Today, John Eric Holmes would have celebrated his 86th birthday.
Though both a doctor of neurology and a science fiction author, what Holmes is best known for is the “Holmes Basic” or Bluebook edition of Dungeons & Dragons.
Holmes’ son was a fan of Dungeons & Dragons, but the good doctor found the way the rules were written in the original 3 volumes + 4 supplements to be poorly presented, difficult to understand and ineffective as a tool to teach players who were new to the game.
Holmes offered his services to Gary Gygax to create a streamlined ruleset that combined the mechanical elements present in OD&D in a single document with the express purpose of introducing new players to the game. Though long out of print and somewhat difficult to find these days, Holmes’ edition was the launching point of one of the longest running and most commercially successful lines of Dungeons & Dragons. Dreamscape Design has lovingly crafted the only Holmes-clone, Blueholme, which I strongly recommend checking out; Holmes’ D&D is one of the few “Basic” games that retains the truly Vancian magic mechanics that many of us just house-rule in anyway.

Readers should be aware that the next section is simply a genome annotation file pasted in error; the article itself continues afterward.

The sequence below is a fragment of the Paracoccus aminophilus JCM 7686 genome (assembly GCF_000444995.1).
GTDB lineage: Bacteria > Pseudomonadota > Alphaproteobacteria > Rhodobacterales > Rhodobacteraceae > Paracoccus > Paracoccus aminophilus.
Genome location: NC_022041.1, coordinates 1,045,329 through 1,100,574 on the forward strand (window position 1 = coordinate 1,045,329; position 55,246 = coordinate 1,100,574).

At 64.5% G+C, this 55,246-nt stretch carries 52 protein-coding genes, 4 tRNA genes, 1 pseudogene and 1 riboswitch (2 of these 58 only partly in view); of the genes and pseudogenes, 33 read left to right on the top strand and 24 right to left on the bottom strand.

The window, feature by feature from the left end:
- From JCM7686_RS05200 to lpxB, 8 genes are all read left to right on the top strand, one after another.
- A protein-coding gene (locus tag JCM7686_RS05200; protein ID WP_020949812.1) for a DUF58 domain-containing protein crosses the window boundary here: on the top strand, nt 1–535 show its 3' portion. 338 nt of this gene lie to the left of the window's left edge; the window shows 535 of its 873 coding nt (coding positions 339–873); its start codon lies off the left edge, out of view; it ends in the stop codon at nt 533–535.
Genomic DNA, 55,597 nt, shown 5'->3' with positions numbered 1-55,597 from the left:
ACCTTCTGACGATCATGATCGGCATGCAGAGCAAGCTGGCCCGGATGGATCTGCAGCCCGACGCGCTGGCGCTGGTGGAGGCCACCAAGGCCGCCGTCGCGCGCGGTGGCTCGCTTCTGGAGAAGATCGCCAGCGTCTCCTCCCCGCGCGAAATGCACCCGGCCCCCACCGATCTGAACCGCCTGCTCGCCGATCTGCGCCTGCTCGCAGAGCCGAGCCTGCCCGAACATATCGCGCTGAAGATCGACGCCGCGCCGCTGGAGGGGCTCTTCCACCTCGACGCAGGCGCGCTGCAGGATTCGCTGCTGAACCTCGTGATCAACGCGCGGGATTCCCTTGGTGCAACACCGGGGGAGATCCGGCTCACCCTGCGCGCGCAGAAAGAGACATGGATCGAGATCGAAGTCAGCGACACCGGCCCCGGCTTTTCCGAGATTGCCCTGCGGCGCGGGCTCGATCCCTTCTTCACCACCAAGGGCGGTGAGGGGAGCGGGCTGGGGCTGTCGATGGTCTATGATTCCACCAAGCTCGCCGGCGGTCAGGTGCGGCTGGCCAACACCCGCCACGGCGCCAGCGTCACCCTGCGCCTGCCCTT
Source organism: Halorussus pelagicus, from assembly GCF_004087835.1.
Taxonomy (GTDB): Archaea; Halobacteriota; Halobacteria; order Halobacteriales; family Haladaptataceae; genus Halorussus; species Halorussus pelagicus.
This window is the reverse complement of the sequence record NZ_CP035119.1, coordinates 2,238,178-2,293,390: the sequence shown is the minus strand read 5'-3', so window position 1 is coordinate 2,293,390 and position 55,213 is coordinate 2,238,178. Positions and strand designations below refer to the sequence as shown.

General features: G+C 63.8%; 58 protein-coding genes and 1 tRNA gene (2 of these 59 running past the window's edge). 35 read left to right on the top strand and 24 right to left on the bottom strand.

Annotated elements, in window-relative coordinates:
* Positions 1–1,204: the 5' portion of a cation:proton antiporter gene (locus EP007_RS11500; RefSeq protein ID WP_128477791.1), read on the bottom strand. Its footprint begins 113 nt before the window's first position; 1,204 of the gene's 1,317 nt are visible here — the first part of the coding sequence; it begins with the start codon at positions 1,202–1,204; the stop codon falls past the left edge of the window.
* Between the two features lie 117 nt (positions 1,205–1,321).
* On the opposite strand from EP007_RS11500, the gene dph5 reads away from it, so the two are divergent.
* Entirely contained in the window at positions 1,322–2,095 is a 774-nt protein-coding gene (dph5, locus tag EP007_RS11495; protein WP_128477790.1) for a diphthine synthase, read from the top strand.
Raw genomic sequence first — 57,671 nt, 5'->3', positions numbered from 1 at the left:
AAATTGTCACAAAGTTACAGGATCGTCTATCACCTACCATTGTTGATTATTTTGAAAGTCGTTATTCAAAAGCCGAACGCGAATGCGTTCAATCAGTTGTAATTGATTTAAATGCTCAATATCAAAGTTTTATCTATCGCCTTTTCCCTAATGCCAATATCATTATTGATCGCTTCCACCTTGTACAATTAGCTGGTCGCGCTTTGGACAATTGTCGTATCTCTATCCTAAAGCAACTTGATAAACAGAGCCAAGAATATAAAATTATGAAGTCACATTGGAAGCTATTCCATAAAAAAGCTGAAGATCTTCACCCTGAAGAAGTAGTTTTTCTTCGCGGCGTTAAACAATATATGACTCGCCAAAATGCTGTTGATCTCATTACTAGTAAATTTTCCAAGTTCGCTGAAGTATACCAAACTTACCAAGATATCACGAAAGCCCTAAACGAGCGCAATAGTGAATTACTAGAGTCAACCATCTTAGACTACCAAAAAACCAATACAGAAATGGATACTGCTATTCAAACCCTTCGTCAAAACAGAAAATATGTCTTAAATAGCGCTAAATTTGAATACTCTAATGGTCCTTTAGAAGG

In addition to his work on D&D, Holmes wrote a number of books, including an unauthorized sequel series to ER Burroughs’ Pellucidar books, a Buck Rogers novel, and some of his own original fantasy.
If you want to know more about the man and his work, I suggest you check out Zenopus Archives, one of the largest sites online devoted entirely to preserving the legacy of J.E. Holmes.